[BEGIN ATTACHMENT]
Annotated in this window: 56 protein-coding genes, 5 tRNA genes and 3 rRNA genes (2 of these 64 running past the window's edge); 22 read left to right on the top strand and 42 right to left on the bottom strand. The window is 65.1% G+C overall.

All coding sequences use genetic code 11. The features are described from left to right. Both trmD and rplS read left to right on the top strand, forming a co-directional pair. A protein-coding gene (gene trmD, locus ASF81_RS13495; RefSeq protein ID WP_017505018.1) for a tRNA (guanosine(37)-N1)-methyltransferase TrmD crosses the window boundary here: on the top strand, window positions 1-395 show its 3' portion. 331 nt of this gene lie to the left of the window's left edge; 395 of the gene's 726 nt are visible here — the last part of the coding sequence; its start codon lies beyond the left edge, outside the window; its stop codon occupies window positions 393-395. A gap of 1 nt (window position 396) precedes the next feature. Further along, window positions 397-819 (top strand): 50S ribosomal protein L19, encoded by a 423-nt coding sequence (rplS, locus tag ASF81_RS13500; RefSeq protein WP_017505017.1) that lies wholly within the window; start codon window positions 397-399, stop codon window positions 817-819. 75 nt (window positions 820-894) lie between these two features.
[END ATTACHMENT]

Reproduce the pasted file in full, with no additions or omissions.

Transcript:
Annotated in this window: 56 protein-coding genes, 5 tRNA genes and 3 rRNA genes (2 of these 64 running past the window's edge); 22 read left to right on the top strand and 42 right to left on the bottom strand. The window is 65.1% G+C overall.

All coding sequences use genetic code 11. The features are described from left to right. Both trmD and rplS read left to right on the top strand, forming a co-directional pair. A protein-coding gene (gene trmD, locus ASF81_RS13495; RefSeq protein ID WP_017505018.1) for a tRNA (guanosine(37)-N1)-methyltransferase TrmD crosses the window boundary here: on the top strand, window positions 1-395 show its 3' portion. 331 nt of this gene lie to the left of the window's left edge; 395 of the gene's 726 nt are visible here — the last part of the coding sequence; its start codon lies beyond the left edge, outside the window; its stop codon occupies window positions 393-395. A gap of 1 nt (window position 396) precedes the next feature. Further along, window positions 397-819 (top strand): 50S ribosomal protein L19, encoded by a 423-nt coding sequence (rplS, locus tag ASF81_RS13500; RefSeq protein WP_017505017.1) that lies wholly within the window; start codon window positions 397-399, stop codon window positions 817-819. 75 nt (window positions 820-894) lie between these two features.